Ms. Pawlitschek said she also used videos that show how the mouth should be positioned. Both she and Mr. Loxley give phone training to clients who are traveling or too busy for appointments.

Judy Ravin, who runs the Accent Reduction Institute, based in Ann Arbor, Mich., said the institute works with clients directly and offers books, CDs and other teaching tools. Ms. Ravin developed her program, which is called the Ravin Method, in 1998 while teaching English pronunciation at Eastern Michigan University in Ypsilanti.

Her goal, she said, is “to make people independent.” The CDs and video programs allow clients to “model the articulation techniques and how to place their mouths.” The materials are “a visual model,” she said, so that “people don’t have to get on a plane to get to us.” According to Ms. Ravin, the company has grown from working with a handful of local automotive industry clients to working with over 50 corporations and universities.

One of her clients, Pascal Kinduelo, 39, has worked for Cisco for the last seven years. A native of Congo, he grew up speaking French and now lives in Ottawa. But most of his customers and co-workers are in the United States. “Oftentimes over the years, on a conference call I was asked to repeat myself or to clarify,” he said, adding, “So I thought, O.K., there was something I needed to do.”

He said he found Ms. Ravin’s company on the Web. “They were offering this remotely and so I didn’t have to go to Michigan,” he said, instead using “live video sessions.”

In addition to pronunciation techniques, Mr. Kinduelo said they caught “specific technical words that could have been confusing” during a dry-run for a presentation. Now, he said he gets fewer “looks like a deer caught in the headlight.”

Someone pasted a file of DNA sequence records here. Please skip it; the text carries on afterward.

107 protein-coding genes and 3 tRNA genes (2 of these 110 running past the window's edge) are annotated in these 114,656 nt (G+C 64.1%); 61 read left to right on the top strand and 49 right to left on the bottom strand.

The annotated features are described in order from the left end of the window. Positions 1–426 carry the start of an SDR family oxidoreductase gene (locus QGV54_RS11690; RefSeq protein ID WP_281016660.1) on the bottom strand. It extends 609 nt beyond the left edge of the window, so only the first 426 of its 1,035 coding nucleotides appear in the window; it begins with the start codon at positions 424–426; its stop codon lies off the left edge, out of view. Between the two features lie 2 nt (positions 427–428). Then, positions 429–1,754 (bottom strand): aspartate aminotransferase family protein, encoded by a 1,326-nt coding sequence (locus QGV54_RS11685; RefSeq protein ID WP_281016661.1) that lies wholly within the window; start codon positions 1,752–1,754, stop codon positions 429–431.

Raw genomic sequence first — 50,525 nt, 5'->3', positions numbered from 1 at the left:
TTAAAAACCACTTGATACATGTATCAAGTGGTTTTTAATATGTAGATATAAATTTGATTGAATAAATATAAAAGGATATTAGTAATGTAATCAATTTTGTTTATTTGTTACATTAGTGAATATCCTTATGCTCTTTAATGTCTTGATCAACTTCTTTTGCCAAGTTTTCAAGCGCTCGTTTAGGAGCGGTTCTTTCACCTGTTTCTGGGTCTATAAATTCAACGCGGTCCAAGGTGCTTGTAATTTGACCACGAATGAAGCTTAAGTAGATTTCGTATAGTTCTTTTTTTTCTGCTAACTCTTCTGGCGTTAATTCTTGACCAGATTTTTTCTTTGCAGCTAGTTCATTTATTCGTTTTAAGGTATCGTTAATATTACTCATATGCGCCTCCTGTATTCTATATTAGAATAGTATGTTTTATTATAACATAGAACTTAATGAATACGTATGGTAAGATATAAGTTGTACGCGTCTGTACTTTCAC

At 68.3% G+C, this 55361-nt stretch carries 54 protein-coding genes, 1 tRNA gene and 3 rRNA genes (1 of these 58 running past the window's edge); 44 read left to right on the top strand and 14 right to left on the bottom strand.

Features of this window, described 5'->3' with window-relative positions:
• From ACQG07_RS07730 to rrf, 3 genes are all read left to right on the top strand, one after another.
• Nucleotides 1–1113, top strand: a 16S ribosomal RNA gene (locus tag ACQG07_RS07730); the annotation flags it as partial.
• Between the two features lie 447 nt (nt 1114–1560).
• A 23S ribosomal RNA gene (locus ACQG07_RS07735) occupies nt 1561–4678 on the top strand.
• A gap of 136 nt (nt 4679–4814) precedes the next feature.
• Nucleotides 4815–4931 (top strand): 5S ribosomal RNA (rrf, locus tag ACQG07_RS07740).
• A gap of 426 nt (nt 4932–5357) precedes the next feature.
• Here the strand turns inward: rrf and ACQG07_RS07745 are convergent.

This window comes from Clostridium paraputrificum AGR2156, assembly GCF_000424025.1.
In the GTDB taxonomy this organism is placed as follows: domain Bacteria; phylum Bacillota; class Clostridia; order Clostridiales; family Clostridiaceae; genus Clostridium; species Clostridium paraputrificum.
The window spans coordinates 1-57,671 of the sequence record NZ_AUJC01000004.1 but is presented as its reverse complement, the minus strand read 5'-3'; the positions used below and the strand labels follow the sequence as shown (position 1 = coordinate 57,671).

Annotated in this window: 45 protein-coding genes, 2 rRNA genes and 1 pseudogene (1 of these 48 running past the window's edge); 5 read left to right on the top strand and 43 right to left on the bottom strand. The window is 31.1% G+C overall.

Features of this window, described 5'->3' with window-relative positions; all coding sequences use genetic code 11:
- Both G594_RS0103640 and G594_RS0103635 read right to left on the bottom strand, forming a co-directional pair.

Training fees and duration vary. At the Accent Reduction Institute, group training begins at about $40 an hour a person, and individual training at $100 an hour, with additional fees for materials. What Ms. Ravin calls Webinars can cost as little as $20 an hour, and clients “can dial in from anywhere in the world and have a live presentation.” She believes “people should expect results quickly, after 10 to 15 hours.”

Ms. Pawlitschek charges from $75 an hour for semiprivate lessons and $100 to $125 an hour for private. Some clients have seen her for years, and she says she believes that developing the proper “kinesthetic skill” takes time “so the muscles will default into position.”

Mr. Loxley coaches individually, at a fee of $150 an hour, or $210 for an hour and a half session, plus material and travel time, though most clients visit him. Regardless of the trainer, some clients pay directly, others are covered by employers. Referrals, advertising, a Web presence and Craig’s List are ways trainers get clients.

Of course, not everyone sees an accent as something negative. Ms. Pawlitschek said that particularly for her clients from the United Nations, “there is a lot of strong feeling there about the validity of all accents and dialects,” and the emphasis is on “pronunciation.” Mr. Loxley said that people once viewed accent reduction as “an attack on heritage,” but that is less the case now.

His clients, he said, “are very good at their jobs; they just want to be better.”